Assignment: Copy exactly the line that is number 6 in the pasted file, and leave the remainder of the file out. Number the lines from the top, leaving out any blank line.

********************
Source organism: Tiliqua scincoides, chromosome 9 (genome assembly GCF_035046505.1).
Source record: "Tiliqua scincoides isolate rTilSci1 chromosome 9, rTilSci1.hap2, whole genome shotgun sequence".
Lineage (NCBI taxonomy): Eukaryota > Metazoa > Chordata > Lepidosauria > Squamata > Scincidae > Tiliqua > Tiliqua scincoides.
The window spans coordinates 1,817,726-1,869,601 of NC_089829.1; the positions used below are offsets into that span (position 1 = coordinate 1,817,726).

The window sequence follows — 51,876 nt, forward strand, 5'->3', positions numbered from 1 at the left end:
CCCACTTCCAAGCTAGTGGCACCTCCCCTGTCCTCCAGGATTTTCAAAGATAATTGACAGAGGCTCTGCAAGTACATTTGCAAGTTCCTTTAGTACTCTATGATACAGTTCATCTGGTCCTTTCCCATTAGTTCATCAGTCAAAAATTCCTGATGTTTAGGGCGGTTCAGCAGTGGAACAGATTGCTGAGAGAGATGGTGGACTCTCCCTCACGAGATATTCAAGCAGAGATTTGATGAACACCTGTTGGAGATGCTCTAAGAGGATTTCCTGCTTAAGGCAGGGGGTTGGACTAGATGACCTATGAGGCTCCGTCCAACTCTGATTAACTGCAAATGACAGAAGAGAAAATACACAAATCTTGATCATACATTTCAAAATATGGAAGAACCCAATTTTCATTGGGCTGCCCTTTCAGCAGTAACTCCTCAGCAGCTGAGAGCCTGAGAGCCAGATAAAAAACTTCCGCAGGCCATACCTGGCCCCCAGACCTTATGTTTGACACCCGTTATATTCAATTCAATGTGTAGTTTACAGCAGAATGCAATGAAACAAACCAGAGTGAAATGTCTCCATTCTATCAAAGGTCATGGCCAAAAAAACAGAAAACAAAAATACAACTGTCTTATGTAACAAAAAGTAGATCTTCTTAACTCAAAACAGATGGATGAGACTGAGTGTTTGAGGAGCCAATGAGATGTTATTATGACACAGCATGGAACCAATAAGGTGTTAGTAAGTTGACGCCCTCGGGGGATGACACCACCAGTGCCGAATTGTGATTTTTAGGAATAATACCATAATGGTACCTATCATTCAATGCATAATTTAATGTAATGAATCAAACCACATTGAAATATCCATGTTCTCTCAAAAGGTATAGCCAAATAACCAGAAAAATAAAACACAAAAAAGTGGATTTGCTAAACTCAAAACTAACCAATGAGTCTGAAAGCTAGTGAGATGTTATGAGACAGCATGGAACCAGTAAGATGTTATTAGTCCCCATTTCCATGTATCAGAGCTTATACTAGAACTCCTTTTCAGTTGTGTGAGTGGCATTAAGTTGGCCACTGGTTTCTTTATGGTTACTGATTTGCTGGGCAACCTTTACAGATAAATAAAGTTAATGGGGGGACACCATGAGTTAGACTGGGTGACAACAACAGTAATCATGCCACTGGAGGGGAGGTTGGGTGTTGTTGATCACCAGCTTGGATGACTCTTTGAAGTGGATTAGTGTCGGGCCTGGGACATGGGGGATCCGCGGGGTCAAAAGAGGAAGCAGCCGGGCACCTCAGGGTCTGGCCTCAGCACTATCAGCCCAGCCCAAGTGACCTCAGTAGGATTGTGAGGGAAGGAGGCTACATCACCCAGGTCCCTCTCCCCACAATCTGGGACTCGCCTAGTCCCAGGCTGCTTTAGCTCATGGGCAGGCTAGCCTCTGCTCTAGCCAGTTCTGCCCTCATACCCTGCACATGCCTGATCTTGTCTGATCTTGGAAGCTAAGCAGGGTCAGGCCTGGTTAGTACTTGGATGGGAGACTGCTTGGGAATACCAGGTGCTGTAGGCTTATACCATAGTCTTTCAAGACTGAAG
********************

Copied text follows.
CCCACTTCCAAGCTAGTGGCACCTCCCCTGTCCTCCAGGATTTTCAAAGATAATTGACAGAGGCTCTGCAAGTACATTTGCAAGTTCCTTTAGTACTCTATGATACAGTTCATCTGGTCCTTTCCCATTAGTTCATCAGTCAAAAATTCCTGATGTTTAGGGCGGTTCAGCAGTGGAACAGATTGCTGAGAGAGATGGTGGACTCTCCCTCACGAGATATTCAAGCAGAGATTTGATGAACACCTGTTGGAGATGCTCTAAGAGGATTTCCTGCTTAAGGCAGGGGGTTGGACTAGATGACCTATGAGGCTCCGTCCAACTCTGATTAACTGCAAATGACAGAAGAGAAAATACACAAATCTTGATCATACATTTCAAAATATGGAAGAACCCAATTTTCATTGGGCTGCCCTTTCAGCAGTAACTCCTCAGCAGCTGAGAGCCTGAGAGCCAGATAAAAAACTTCCGCAGGCCATACCTGGCCCCCAGACCTTATGTTTGACACCCGTTATATTCAATTCAATGTGTAGTTTACAGCAGAATGCAATGAAACAAACCAGAGTGAAATGTCTCCATTCTATCAAAGGTCATGGCCAAAAAAACAGAAAACAAAAATACAACTGTCTTATGTAACAAAAAGTAGATCTTCTTAACTCAAAACAGATGGATGAGACTGAGTGTTTGAGGAGCCAATGAGATGTTATTATGACACAGCATGGAACCAATAAGGTGTTAGTAAGTTGACGCCCTCGGGGGATGACACCACCAGTGCCGAATTGTGATTTTTAGGAATAATACCATAATGGTACCTATCATTCAATGCATAATTTAATGTAATGAATCAAACCACATTGAAATATCCATGTTCTCTCAAAAGGTATAGCCAAATAACCAGAAAAATAAAACACAAAAAAGTGGATTTGCTAAACTCAAAACTAACCAATGAGTCTGAAAGCTAGTGAGATGTTATGAGACAGCATGGAACCAGTAAGATGTTATTAGTCCCCATTTCCATGTATCAGAGCTTATACTAGAACTCCTTTTCAGTTGTGTGAGTGGCATTAAGTTGGCCACTGGTTTCTTTATGGTTACTGATTTGCTGGGCAACCTTTACAGATAAATAAAGTTAATGGGGGGACACCATGAGTTAGACTGGGTGACAACAACAGTAATCATGCCACTGGAGGGGAGGTTGGGTGTTGTTGATCACCAGCTTGGATGACTCTTTGAAGTGGATTAGTGTCGGGCCTGGGACATGGGGGATCCGCGGGGTCAAAAGAGGAAGCAGCCGGGCACCTCAGGGTCTGGCCTCAGCACTATCAGCCCAGCCCAAGTGACCTCAGTAGGATTGTGAGGGAAGGAGGCTACATCACCCAGGTCCCTCTCCCCACAATCTGGGACTCGCCTAGTCCCAGGCTGCTTTAGCTCATGGGCAGGCTAGCCTCTGCTCTAGCCAGTTCTGCCCTCATACCCTGCACATGCCTGATCTTGTCTGATCTTGGAAGCTAAGCAGGGTCAGGCCTGGTTAGTACTTGGATGGGAGACTGCTTGGGAATACCAGGTGCTGTAGGCTTATACCATAGTCTTTCAAGACTGAAG